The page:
11,590 reputation
32982
bio website math.stanford.edu/~jmadnick
location Stanford, CA
age 24
visits member for 4 years, 5 months
seen 2 hours ago

Third-year graduate student at Stanford University. My interests originate from differential geometry. My advisors are Robert Bryant and Rick Schoen.

My favorite parts of math arise from the geometric aspects of calculus. I like the algebraic and analytic machinery of geometry and topology.

I learn best from concrete examples, explicit calculations, and relating modern ideas to their classical counterparts.

Currently learning about:

  • Riemannian manifolds with special holonomy
  • Gauge Theory
  • Calibrated geometries
  • Exterior differential systems
  • Geometric analysis & PDE

Jan
23
answered Expression for Hamiltonian vector field!
Jan
23
comment When is a linear map of 1-forms a pullback?
Ah, OK, I initially thought that $M$ and $N$ were just smooth manifolds; I see now that they are oriented Riemannian 2-manifolds.
Jan
23
comment When is a linear map of 1-forms a pullback?
What is a "coexact form" in this context?
Jan
18
comment What's your favorite proof accessible to a general audience?
I like the dominoes picture. The picture I first learned was similar: "Suppose you're climbing a ladder. If you know you can reach the first rung, and you know that if you can reach any rung then you can reach the next one up, then in fact you can climb the whole ladder."
Jan
18
revised How to define orthogonal complement in an arbitrary vector space
added 404 characters in body
Jan
18
comment How to define orthogonal complement in an arbitrary vector space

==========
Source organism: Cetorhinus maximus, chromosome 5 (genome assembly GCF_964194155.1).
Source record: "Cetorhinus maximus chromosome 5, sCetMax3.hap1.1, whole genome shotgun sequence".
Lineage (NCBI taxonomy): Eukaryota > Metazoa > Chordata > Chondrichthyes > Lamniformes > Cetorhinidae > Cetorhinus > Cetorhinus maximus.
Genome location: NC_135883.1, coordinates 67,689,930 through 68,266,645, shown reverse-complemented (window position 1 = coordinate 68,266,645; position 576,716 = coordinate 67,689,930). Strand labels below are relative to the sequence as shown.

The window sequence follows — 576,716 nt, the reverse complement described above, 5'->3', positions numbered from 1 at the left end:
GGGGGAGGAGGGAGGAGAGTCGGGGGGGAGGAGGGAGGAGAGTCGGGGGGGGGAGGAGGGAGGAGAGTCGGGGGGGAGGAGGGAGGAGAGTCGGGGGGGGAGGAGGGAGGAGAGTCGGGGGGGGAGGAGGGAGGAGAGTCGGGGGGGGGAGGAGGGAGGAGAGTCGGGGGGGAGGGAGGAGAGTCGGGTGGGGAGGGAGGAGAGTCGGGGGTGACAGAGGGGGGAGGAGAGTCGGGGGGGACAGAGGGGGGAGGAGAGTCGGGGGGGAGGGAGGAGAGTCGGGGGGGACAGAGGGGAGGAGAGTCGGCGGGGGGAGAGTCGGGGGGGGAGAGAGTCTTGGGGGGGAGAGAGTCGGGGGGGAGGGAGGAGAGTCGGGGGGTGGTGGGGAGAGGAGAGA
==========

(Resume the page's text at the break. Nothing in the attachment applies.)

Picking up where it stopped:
@NateEldredge: Thank you for catching that; you're absolutely right. In points 1 and 2, I meant for the vector space in question to be finite-dimensional. I'll edit.
Jan
17
comment How to define orthogonal complement in an arbitrary vector space
@student: You should be asking the answerer on that thread why the image of $T$ is closed, not here. But to save you the trouble, the Open Mapping Theorem implies that the operator $T'$ is a homeomorphism, hence maps closed sets to closed sets. The subspace $X \oplus 0 \subset X \oplus C$ is closed, so $T'(X \oplus 0) \subset Y$ is closed, and $\text{Im}(T) = T'(X \oplus 0)$ by the definition of $T'$.
Jan
16
comment How to define orthogonal complement in an arbitrary vector space
@Aahz: Sure. But I must be missing something: how does your comment relate to my answer?
Jan
16
answered How to define orthogonal complement in an arbitrary vector space
Jan
16
answered A fan, a horn, and a snowflake - unusual math terms
Jan
15
comment Why does $p(a)=0$ imply $(x-a) \mid p$?
Why does $p(x)$ have linear factors?
Jan
13
revised constant-curvature Riemannian metric for Bring's surface
added formatting, added two tags
Jan
7
revised Spivak Calculus on Manifolds, Theorem 5-2
deleted 30 characters in body
Jan
7
answered Spivak Calculus on Manifolds, Theorem 5-2
Jan
7
comment Is there a domain “larger” than (i.e., a supserset of) the complex number domain?
pbs is talking about the Cayley-Dickson construction: this is (one of) the construction(s) that builds the complex numbers from the real numbers. It can be repeated to build the quaternions (from the complex numbers), and then the octonions (from the quaternions). And as pbs said, after each step, one loses an algebraic property.
Jan
5
awarded  Good Answer
Jan
4
awarded  Nice Answer
Jan
4
comment Is there a vector field that is equal to its own curl?
I see now that the linked paper by GPerez and David K essentially carries out this proof in Section 3. Interestingly, Section 2 shows that any differentiable vector field with $\text{curl}\,F = F$ is automatically real-analytic -- essentially because of $F = \text{curl}(\text{curl}\,F) = -\Delta F$ and elliptic regularity -- and so the real-analyticity restrictions above are not as strong as they seem :-)
Jan
4
revised Is there a vector field that is equal to its own curl?
added 556 characters in body
Jan
4
revised Is there a vector field that is equal to its own curl?
added 35 characters in body